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CNE marks 25th anniversary looking at challenges, opportunities ahead  

Puerto Rico faces new challenges and opportunities, and the Center for a New Economy (CNE) presented its vision of what these entail as the organization celebrates its 25th anniversary.

The nonpartisan organization promotes the development of a new economy for Puerto Rico. It advocates for a more productive and stable island from its offices in San Juan, Washington, D.C., and Madrid, Spain. 

“At CNE, we have been thinking, researching and proposing solutions to problems related to Puerto Rico’s economy for 25 years. This process is not linear, there are often advances and setbacks along the way, and it is dynamic, as the economy and Puerto Rican society are constantly changing,” said Sergio M. Marxuach, the think tank’s policy director.

Marxuach discussed the history of the Earned Income Tax Credit in Puerto Rico, which CNE began researching and advocating for in 2003, as an example of the commitment and effort required to effect meaningful public policy changes.

Looking forward, Marxuach indicated that “CNE will continue to work for the benefit of the people of Puerto Rico even as climate change, geopolitical realignments and artificial intelligence are causing a shift in the economic development conversation.”

CNE President Miguel A. Soto-Class emphasized that the institution that “set the precedent as a think tank in Puerto Rico” is not solely defined by the stances it has taken over the years.

“Our unwavering commitment to Puerto Rico’s economic progress stands out by being a model of credibility, influence and collaboration. We’re focused on expanding our reach to ensure that CNE remains at the service of Puerto Rico in perpetuity. The important thing is that we don’t have a particular agenda, that we take our time researching issues objectively with academic rigor and we call them as we see them,” Soto-Class said.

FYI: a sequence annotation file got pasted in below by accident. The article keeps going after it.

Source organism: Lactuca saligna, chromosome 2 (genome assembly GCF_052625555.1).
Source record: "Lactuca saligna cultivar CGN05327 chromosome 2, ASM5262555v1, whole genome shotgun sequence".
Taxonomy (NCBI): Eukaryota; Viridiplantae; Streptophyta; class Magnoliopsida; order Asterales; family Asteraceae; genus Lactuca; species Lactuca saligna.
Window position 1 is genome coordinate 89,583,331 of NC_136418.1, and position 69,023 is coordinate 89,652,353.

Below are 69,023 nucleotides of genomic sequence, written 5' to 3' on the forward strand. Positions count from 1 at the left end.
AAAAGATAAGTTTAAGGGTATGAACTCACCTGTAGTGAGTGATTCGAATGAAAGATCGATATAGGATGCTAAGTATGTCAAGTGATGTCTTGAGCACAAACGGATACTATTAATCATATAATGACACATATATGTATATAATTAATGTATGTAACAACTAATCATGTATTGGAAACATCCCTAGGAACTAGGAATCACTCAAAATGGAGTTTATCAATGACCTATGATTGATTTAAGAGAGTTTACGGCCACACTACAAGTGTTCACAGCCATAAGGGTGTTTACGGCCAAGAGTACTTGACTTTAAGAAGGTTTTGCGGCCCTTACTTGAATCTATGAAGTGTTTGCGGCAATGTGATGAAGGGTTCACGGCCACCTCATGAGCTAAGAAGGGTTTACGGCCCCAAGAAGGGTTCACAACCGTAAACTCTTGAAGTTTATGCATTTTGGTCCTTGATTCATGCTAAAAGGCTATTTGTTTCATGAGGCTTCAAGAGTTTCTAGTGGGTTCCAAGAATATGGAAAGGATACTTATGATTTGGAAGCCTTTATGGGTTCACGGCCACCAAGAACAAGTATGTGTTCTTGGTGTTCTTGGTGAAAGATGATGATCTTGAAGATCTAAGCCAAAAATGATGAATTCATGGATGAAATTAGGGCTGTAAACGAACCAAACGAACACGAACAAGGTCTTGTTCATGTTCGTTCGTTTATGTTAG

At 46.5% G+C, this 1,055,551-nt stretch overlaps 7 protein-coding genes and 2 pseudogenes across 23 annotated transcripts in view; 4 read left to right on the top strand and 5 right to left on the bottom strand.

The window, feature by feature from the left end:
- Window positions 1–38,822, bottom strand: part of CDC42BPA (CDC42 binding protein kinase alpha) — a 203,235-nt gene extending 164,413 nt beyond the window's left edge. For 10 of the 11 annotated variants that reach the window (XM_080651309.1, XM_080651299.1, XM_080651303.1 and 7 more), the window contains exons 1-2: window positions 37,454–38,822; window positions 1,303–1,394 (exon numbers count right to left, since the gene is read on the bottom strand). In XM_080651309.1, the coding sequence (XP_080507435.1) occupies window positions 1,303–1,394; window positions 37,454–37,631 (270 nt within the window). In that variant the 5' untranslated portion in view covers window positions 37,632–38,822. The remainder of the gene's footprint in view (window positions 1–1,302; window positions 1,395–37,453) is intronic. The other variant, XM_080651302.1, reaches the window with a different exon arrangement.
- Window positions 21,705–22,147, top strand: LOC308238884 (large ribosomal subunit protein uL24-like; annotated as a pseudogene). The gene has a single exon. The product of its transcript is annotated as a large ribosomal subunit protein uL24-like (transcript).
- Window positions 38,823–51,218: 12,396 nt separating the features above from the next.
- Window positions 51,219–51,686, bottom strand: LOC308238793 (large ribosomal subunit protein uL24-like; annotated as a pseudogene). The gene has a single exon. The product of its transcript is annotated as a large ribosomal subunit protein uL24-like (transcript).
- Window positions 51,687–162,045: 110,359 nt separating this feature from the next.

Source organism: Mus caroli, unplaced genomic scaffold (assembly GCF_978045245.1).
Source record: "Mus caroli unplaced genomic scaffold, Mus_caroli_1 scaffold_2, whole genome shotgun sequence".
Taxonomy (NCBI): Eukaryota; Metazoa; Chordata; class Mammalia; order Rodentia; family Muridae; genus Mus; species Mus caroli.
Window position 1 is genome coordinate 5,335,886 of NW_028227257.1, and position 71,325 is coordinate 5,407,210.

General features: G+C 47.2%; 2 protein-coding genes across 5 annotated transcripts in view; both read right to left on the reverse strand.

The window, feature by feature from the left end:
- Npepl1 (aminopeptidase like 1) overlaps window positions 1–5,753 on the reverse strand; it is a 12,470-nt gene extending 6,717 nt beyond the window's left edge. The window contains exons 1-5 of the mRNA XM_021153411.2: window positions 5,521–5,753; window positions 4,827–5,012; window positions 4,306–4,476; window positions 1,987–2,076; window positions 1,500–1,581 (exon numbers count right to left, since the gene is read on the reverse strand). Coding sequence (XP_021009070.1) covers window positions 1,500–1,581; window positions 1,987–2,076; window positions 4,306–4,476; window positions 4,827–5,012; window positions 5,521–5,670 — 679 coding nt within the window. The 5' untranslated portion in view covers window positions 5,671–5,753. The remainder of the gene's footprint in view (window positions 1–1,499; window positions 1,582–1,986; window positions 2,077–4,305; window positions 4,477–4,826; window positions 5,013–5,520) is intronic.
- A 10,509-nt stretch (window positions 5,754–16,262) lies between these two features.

“Puerto Rico needs CNE now more than ever, in part because the economic and social situation is worse, but there are also two relatively new aggravating factors: polarization and institutional breakdown. CNE has always been a centrist entity that makes decisions and recommendations based on empirical research and not on ideology,” Soto-Class added.

Rosanna Torres, director of CNE’s Washington, D.C., office, said “it is clear that Puerto Rico has undergone dramatic political, social and economic changes. Even so, many challenges persist.”

“To navigate them, we need stable institutions that offer serious analysis and put forth options that create the conditions that foster Puerto Rico’s growth, for the long-term, not just the next political cycle. With 25 years under the belt, CNE is poised to lead the way,” she said.

“CNE created a space that today is now shared by countless other organizations that are doing important work for the island. Twenty-five years ago, the opportunities for a career in an NGO were very limited. And apart from a few very specific issues, all public policy was monopolized by the government and political parties,” she concluded.

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This story was written by our staff based on a press release.

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